intellectual
Origen
(231
and
in Syria
^^
Alexandria
centuries
convert
was
school,
cathechism,
some
Bethlehem.
at
Jerome
the
university education
or
theological
Stoic
and
Clement
with
of
use
instruction.
the
at
finishing
period the
followed
Cesarea,
founded
such
libraries, assumed
by
school
a
university
proportions.
in
specialization appeared
the
admission
monasteries,
through
devoted
the
work.
This
to
rough
The
brothers
the
of
germ
intellectual
more
monks
more
time
for
the
tercian
Cis-
of
lay-
allowed
study
and
literature.
in
Tertiary or finishing education
was
represented
chivalry by the last stage of the training of the squire ;
the
the immediate
He
was
''squire of the body.*'
sonal
per-
attendant
and
of
thus
promotion
to
his lord
in battle
upon
had
the
opportunities,
and
as
well
in
ment,
tournaas
right,
knighthood.
A later
of finishing education
occurred
form
when,
in
its last
thirteenth
the
in
organized
readjustment
the
the
Roman
century,
against
Pre-Renaissance,
Church
form
of
in the
developed
a
tertiary extension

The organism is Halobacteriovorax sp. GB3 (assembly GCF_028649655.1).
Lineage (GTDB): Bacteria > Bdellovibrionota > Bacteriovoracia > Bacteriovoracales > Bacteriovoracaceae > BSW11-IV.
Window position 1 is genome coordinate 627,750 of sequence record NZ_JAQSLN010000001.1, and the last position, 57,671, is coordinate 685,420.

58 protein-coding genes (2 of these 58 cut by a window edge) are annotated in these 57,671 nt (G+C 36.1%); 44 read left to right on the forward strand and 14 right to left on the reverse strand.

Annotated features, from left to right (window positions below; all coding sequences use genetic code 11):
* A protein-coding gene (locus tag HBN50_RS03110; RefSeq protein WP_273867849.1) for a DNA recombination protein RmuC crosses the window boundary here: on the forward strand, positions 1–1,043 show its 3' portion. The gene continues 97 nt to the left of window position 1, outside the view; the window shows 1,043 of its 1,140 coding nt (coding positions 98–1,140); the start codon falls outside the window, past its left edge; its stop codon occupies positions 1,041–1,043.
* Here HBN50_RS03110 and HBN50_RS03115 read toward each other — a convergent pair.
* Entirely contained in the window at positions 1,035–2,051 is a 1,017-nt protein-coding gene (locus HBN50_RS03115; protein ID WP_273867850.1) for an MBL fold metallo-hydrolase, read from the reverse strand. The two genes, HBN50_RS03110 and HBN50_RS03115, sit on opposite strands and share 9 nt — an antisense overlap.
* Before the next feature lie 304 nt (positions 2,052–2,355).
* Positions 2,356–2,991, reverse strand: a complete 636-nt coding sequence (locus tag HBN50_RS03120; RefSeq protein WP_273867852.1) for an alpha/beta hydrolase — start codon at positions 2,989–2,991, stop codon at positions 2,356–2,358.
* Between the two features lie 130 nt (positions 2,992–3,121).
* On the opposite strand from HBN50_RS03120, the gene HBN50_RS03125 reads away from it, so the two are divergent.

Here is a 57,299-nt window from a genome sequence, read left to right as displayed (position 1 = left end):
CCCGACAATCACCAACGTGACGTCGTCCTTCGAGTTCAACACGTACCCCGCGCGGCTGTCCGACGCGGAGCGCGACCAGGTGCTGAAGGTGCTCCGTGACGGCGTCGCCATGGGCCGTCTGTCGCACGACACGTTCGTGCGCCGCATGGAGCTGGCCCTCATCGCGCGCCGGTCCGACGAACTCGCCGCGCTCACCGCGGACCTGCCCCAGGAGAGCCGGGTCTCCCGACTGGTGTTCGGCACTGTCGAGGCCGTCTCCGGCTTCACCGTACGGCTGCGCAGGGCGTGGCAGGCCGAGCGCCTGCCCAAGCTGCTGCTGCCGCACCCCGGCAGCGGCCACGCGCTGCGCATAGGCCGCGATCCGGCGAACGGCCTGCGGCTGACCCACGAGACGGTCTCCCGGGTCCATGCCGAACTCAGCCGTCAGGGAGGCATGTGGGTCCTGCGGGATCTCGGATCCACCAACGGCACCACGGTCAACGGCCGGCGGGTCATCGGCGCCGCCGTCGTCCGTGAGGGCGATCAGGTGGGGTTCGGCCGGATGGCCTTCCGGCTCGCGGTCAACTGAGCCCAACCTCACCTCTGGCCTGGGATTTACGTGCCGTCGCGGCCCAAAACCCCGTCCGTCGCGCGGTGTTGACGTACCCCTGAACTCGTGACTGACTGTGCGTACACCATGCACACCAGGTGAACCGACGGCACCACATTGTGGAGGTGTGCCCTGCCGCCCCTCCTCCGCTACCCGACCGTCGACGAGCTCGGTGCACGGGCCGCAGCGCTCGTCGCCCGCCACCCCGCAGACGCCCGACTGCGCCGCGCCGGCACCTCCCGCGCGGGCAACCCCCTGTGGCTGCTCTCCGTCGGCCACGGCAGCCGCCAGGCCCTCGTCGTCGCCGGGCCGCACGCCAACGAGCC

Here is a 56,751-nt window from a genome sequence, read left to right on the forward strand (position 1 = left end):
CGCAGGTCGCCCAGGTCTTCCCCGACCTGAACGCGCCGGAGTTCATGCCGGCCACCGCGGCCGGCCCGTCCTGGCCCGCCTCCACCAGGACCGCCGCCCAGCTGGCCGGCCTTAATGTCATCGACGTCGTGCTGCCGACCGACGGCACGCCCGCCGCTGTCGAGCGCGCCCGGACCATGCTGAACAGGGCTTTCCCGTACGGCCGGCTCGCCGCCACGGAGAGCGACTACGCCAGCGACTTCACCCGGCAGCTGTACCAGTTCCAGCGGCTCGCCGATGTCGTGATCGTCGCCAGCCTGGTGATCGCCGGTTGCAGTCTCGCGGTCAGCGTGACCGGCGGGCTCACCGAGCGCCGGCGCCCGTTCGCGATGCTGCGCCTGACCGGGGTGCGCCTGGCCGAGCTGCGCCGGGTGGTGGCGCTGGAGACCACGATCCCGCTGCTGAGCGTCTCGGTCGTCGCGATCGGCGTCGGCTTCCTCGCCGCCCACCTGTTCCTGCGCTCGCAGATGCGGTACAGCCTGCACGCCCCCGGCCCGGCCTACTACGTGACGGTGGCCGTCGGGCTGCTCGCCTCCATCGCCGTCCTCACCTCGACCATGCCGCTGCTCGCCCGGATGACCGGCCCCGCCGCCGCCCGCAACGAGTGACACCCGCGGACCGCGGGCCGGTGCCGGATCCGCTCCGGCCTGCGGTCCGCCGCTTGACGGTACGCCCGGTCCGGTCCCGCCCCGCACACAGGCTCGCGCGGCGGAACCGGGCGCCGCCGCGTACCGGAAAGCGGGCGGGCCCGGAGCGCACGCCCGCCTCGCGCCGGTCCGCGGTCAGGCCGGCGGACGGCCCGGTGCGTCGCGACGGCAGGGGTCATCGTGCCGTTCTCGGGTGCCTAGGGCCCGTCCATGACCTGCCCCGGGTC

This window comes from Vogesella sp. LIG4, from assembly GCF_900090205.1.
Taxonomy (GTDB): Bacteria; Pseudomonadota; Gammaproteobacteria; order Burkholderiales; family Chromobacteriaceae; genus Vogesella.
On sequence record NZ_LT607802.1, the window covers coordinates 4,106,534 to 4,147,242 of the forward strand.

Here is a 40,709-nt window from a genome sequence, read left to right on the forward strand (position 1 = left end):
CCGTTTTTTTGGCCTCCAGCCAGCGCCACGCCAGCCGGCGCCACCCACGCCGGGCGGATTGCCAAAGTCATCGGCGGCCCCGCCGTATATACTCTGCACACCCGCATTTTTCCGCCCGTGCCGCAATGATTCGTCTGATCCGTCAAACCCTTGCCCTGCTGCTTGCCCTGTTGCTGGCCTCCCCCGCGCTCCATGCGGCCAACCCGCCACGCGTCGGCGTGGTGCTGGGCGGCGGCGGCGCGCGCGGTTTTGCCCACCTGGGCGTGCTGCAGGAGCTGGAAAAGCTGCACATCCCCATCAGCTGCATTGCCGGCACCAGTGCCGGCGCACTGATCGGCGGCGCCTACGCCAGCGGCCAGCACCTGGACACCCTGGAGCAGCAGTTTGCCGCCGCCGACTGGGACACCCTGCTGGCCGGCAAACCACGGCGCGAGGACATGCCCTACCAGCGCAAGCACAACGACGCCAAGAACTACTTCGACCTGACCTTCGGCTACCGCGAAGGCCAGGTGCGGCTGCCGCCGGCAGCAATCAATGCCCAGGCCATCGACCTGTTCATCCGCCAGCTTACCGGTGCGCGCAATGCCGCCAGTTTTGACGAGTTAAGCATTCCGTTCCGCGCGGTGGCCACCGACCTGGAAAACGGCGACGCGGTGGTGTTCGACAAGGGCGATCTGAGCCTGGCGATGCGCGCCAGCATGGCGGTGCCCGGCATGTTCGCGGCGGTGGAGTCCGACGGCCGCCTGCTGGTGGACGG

the
in conversion,
Inquisition, a sort of graduation
which
for
life or
was
effectually prepared
death, as
showed
the
the
case
might be; at any
rate, it well
of will-directed, rationally efficient
methods.
power
SPECIALIZATION,
In
another
Paris, under
in
1121.
William
local
The
merged
into
students
who
of
cathedral
university,
an
flocked
(it is
said
up
full
so
at the
sack
readjustment
and
of
the
of
discovery
of
the
Amalfi
1135,
tertiary
Paris,
Later, these
Ab61ard
in
of
of
education
rose
developed
Pandect
created
true
of
grew
law
at
created
Arabic
the
of
numbers
prominence
fifty bishops
at
As
recovery
the
universities
^theology
importation
and
crusaders,
At
the
the
Especially
the
different
curricula.
symmetric
Irnerius, and
and
at Salerno.
medicine
schools
monastery
of
cardinals
twenty
Ab61ard,
and
because
there,
"
Bologna,
and
35
developed"
Champeaux,
The
them).
among
from
special schools
from
EDUCATION